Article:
If you have to undergo in vitro fertilization (IVF), you want nothing more than for it to be successful. There are so many moving parts, medications, hopes, concerns, and even fears. There’s a saying, “take it one step at a time” and in this article, we hope to take you through the IVF implantation timeline one step at a time to help educate you, empower you and prepare you for what lies ahead. We even hope you can use some of this information to speak to your doctor about potentially taking extra steps in increasing your chances of a successful outcome!
What is IVF?
The National Infertility Association defines IVF as, “a technique where a woman’s eggs and man’s sperm are combined in a special laboratory in order to create an embryo or embryos. Depending on the diagnosis and age of the woman, an embryo or embryos are transferred to the woman’s uterus through her cervix to enhance the chances of pregnancy.” Depending on your IVF protocol, the IVF implantation timeline can range anywhere from 4 to 6 weeks for one in vitro cycle. Since it was first introduced in 1978, IVF has helped conceive approximately 8 million babies around the world.
IVF Implantation Timeline: The Basics
While every cycle is different, and every IVF implantation timeline can vary, below is a basic overview of what an IVF cycle entails:
- Fertility Consultation. Before you begin any fertility treatment, you will meet with a reproductive endocrinologist who will review your medical history, any previous treatment you’ve done (including any previous IVF cycles) and any diagnosis for you or your partner have that could impact your fertility. Depending on which clinic you go to and what is included in the consultation, some initial consultations are just a conversation while some include blood work and an ultrasound.
- IVF Preparation. This will include blood work, fertility testing (both male and female), an ultrasound, infectious testing and in some cases, regulating the woman’s menstrual cycle. Your doctor will review your health and fertility history as well as your test results and put together a personalized fertility treatment plan or IVF protocol for you.
- Fertility Medication and Monitoring. Most IVF cycles are done with injectable hormones that stimulate follicular growth, as each follicle that grows on a woman’s ovary contains an egg. The goal is to produce multiple eggs in a single cycle so that they may be retrieved and fertilized to create multiple embryos. You will be monitored during stimulation as you progress through the IVF implantation timeline. Your doctor will perform regular ultrasounds and blood work to evaluate your follicle and egg development and hormone levels. This part of the timeline is the most time consuming as it involves regular doctor visits.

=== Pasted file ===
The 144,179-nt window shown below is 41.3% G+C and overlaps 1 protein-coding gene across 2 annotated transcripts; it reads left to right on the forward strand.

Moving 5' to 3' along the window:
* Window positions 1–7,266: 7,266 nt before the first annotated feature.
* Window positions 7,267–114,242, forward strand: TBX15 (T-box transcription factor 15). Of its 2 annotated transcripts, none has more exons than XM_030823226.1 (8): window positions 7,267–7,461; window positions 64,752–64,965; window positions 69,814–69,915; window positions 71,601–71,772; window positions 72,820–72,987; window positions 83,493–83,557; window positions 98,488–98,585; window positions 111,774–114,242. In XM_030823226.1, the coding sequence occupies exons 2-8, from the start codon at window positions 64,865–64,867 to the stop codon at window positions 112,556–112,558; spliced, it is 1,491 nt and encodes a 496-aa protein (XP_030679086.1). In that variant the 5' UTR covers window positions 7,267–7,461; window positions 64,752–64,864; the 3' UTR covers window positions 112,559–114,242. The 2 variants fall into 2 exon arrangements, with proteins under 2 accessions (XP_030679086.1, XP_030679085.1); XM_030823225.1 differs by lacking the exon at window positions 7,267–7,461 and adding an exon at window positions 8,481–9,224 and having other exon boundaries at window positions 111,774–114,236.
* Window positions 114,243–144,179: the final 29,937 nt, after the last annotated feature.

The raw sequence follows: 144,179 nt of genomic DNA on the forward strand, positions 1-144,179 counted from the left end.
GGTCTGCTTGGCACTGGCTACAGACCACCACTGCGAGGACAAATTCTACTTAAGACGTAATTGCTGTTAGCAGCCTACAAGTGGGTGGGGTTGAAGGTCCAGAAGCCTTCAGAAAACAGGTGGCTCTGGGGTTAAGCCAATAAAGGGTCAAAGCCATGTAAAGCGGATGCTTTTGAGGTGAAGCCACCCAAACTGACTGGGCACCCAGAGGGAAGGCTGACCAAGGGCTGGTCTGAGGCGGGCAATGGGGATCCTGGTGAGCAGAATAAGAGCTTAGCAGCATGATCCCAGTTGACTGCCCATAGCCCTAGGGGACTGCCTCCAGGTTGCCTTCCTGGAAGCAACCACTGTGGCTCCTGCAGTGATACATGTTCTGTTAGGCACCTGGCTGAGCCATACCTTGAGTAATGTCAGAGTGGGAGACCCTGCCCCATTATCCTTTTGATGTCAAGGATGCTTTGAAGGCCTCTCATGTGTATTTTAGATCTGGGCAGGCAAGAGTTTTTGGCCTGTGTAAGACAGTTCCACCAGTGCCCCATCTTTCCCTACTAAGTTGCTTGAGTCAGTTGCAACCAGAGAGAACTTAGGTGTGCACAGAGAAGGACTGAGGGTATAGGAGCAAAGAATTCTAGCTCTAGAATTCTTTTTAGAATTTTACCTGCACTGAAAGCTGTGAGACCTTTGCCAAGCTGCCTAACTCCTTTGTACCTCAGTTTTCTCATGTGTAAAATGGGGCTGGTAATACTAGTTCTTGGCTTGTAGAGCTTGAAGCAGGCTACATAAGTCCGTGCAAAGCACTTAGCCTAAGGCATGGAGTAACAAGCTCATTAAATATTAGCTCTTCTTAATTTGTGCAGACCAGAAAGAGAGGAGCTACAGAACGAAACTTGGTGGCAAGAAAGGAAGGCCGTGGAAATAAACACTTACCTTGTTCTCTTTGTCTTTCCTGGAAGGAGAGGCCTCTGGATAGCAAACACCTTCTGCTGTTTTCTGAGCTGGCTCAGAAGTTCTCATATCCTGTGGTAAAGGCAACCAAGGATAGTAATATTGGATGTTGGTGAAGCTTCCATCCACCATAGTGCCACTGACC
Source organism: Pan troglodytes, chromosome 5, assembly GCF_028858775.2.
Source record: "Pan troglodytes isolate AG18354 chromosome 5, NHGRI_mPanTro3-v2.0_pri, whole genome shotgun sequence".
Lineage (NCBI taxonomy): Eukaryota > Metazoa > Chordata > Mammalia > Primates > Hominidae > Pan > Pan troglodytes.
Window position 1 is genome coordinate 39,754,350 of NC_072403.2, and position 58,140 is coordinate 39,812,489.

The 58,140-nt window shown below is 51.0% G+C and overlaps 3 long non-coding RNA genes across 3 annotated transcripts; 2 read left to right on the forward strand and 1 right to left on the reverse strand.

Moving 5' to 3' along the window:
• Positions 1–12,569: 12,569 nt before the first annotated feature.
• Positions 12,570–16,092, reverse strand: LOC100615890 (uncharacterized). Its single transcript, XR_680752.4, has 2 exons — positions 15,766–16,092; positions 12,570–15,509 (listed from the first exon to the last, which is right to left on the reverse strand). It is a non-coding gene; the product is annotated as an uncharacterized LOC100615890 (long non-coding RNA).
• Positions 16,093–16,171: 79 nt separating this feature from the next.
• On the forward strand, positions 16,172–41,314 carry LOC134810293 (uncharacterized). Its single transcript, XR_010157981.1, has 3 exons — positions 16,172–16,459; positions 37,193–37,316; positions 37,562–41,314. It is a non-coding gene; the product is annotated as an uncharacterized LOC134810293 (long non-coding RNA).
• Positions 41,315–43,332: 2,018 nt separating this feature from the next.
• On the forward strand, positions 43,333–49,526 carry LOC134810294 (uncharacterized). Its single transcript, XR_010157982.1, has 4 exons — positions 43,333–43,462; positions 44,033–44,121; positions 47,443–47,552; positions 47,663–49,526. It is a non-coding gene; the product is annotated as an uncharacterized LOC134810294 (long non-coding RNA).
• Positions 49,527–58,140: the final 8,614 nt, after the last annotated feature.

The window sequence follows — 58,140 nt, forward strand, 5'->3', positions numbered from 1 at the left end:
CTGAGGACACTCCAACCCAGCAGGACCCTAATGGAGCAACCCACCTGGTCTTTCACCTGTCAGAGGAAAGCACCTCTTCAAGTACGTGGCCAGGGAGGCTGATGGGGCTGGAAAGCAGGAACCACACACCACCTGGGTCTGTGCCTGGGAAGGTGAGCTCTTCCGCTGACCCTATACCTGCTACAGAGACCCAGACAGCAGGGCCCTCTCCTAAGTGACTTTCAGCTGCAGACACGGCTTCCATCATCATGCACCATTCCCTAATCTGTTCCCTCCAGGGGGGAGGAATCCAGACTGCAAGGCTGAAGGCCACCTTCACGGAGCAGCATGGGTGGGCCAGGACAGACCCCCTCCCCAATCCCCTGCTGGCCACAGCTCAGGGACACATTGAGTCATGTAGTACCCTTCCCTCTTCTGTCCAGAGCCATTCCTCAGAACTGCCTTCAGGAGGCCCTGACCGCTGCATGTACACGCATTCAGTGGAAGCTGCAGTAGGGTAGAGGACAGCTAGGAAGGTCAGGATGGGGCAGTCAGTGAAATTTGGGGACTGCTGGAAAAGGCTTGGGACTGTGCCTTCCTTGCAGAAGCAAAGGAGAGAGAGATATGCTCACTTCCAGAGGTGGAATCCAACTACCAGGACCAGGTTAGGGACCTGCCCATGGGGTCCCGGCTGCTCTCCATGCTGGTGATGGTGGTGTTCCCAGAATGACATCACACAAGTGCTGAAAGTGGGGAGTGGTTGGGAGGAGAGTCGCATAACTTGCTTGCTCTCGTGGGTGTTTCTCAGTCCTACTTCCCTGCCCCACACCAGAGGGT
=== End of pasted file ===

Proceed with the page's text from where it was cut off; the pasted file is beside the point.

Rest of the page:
- The Trigger Shot, Egg Retrieval, and Fertilization. Based on your monitoring appointments, once your doctor feels your follicles have grown to a certain size indicating that the eggs are mature enough to be fertilized, he or she will advise you to take the trigger shot. They will then schedule the egg retrieval for 36 hours later. The eggs will be retrieved under light sedation and the eggs and sperm will be combined in a lab.
PGT-M and PGT-A
Also, if you and your doctor have spoken about whether Pre-implantation Genetic Testing for Monogenic Diseases (PGT-M), formerly known as PGD, and/or Pre-implantation Genetic Testing for Aneuploidy (PGT-A), formerly known as PGS, each embryo will be biopsied and a small sample from each embryo will be utilized for the genetic testing. These tests may be recommended based on your particular situation. Embryos that are tested with PGT-A and found to be chromosomally normal have a higher implantation rate and a lower chance of miscarriage, which can help improve the outcome of your IVF.
What is Implantation?
Implantation is when an embryo successfully attaches itself into the uterus, which is also known as the endometrium lining. “A window of implantation” is the span of time in which your endometrial lining is at its most optimal state to receive an embryo for implantation. An embryo needs to implant to grow and develop, which is necessary for you to sustain a successful pregnancy. According to Dr. Carlos Simon, finding the window of implantation can also be a helpful tool to improve IVF outcomes.
There is a test called Endometrial Receptivity Analysis (ERA) that can determine your personalized window of implantation. The ERA test requires an endometrial biopsy which is performed in a mock embryo transfer cycle. This sample is analyzed to determine your specific window of implantation. That way, your doctor would know the ideal time to transfer the embryo to give it the best chance of implanting in the uterus, thus giving you the best chances of achieving a pregnancy.
Your IVF Implantation Timeline: Taking it One Step at a Time
As you can see, the timeline ahead can range from a month or two to sometimes longer, but you will have a medical team, reproductive technology, and Igenomix resources to support as you throughout your IVF cycle, one step at a time.